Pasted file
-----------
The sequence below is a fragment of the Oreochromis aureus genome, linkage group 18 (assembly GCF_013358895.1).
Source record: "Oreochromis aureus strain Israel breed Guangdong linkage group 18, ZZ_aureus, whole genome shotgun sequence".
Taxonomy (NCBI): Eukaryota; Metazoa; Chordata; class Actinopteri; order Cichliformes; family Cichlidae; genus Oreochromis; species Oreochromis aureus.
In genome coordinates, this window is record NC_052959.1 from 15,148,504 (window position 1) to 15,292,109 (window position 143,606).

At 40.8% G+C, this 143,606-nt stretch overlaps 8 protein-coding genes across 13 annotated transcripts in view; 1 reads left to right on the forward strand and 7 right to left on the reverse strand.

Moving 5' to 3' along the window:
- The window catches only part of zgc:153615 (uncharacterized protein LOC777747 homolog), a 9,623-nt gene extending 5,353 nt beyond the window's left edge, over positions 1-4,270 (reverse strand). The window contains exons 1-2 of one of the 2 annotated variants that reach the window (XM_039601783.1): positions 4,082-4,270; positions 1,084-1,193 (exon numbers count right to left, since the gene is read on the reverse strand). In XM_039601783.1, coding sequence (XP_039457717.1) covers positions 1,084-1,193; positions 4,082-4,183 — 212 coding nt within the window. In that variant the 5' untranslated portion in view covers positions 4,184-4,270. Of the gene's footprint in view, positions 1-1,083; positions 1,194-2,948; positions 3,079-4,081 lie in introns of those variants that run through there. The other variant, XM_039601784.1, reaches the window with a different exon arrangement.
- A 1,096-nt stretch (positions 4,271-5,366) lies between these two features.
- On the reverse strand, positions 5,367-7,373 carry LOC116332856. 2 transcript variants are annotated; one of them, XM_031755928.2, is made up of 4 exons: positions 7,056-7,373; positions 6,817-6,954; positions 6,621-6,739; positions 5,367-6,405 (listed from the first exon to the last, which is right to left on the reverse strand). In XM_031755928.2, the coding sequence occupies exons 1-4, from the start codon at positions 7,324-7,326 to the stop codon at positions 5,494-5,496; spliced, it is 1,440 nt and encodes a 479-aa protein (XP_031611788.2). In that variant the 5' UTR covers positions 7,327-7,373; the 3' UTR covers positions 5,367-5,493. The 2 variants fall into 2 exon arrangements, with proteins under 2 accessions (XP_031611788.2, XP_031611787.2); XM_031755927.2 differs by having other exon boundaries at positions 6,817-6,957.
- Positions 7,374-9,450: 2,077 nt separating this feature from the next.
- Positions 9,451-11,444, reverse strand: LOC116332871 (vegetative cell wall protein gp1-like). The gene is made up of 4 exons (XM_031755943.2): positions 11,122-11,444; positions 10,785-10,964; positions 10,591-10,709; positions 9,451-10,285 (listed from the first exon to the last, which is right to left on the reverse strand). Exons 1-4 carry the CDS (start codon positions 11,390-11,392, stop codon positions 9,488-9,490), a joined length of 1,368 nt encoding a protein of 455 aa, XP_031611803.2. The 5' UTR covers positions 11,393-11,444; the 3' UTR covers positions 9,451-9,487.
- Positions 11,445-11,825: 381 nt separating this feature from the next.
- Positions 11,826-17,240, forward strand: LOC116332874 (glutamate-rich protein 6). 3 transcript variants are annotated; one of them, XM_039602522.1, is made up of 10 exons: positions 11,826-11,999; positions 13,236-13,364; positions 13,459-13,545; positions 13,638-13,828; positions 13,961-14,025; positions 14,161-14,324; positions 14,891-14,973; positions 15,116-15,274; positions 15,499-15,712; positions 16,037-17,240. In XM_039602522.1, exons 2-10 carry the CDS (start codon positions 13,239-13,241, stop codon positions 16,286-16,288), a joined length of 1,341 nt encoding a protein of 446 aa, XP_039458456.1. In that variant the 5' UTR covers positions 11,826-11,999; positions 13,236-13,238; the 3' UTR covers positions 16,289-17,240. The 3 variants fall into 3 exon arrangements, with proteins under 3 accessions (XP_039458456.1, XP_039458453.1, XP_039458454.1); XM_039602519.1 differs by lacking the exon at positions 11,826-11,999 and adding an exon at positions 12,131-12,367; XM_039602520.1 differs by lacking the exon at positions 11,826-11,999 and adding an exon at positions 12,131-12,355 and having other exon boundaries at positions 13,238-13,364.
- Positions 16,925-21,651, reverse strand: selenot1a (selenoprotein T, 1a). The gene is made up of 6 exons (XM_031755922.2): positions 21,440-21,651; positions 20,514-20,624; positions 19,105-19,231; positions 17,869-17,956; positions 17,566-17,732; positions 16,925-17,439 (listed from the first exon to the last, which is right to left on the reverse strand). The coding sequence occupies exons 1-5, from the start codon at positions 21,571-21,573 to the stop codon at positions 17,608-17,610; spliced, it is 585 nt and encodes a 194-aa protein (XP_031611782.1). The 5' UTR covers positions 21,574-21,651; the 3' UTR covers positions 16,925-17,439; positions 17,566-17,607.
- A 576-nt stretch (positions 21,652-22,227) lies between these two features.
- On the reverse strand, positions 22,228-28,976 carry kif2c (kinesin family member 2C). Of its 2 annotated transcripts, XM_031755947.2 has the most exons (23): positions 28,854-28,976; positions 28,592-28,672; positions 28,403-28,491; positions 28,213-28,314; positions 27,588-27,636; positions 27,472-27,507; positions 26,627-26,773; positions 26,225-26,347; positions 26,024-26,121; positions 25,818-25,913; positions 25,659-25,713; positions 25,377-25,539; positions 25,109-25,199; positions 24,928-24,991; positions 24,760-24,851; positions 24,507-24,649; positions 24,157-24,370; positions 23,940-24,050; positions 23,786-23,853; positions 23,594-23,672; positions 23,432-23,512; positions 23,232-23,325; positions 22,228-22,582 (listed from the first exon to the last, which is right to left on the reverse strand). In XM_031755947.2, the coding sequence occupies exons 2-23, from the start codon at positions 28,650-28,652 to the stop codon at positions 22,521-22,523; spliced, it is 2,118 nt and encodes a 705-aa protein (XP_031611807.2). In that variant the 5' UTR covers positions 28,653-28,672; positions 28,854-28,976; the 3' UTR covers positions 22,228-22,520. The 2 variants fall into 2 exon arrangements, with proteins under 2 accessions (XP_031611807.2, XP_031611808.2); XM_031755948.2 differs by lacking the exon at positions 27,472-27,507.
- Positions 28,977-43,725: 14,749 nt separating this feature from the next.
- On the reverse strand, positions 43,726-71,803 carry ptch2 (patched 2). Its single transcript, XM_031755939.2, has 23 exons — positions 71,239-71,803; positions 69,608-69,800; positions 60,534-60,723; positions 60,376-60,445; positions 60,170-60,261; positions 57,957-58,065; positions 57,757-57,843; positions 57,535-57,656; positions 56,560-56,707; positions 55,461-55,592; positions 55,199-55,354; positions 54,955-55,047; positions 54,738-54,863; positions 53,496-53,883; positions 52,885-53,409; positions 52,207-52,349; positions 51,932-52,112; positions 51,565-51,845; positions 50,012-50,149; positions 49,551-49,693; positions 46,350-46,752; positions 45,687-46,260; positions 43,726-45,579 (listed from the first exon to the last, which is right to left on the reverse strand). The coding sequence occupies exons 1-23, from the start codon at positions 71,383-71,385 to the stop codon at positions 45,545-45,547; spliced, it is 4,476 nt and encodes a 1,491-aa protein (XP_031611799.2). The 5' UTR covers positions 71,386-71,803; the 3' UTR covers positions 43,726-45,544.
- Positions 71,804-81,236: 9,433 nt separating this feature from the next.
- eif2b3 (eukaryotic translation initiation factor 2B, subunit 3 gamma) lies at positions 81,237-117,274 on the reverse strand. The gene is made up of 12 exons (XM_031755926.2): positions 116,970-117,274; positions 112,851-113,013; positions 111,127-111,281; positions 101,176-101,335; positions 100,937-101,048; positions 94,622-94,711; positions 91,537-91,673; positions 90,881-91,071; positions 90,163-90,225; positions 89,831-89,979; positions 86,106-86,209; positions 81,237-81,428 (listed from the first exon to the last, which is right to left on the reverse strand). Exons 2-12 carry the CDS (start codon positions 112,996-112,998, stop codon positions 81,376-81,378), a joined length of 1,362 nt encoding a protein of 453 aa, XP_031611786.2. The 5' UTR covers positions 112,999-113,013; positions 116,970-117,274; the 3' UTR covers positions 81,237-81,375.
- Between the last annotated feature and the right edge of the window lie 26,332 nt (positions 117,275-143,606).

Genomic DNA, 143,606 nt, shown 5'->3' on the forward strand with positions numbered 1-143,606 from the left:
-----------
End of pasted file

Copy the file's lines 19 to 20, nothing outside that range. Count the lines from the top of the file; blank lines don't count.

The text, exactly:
- Positions 71,804-81,236: 9,433 nt separating this feature from the next.
- eif2b3 (eukaryotic translation initiation factor 2B, subunit 3 gamma) lies at positions 81,237-117,274 on the reverse strand. The gene is made up of 12 exons (XM_031755926.2): positions 116,970-117,274; positions 112,851-113,013; positions 111,127-111,281; positions 101,176-101,335; positions 100,937-101,048; positions 94,622-94,711; positions 91,537-91,673; positions 90,881-91,071; positions 90,163-90,225; positions 89,831-89,979; positions 86,106-86,209; positions 81,237-81,428 (listed from the first exon to the last, which is right to left on the reverse strand). Exons 2-12 carry the CDS (start codon positions 112,996-112,998, stop codon positions 81,376-81,378), a joined length of 1,362 nt encoding a protein of 453 aa, XP_031611786.2. The 5' UTR covers positions 112,999-113,013; positions 116,970-117,274; the 3' UTR covers positions 81,237-81,375.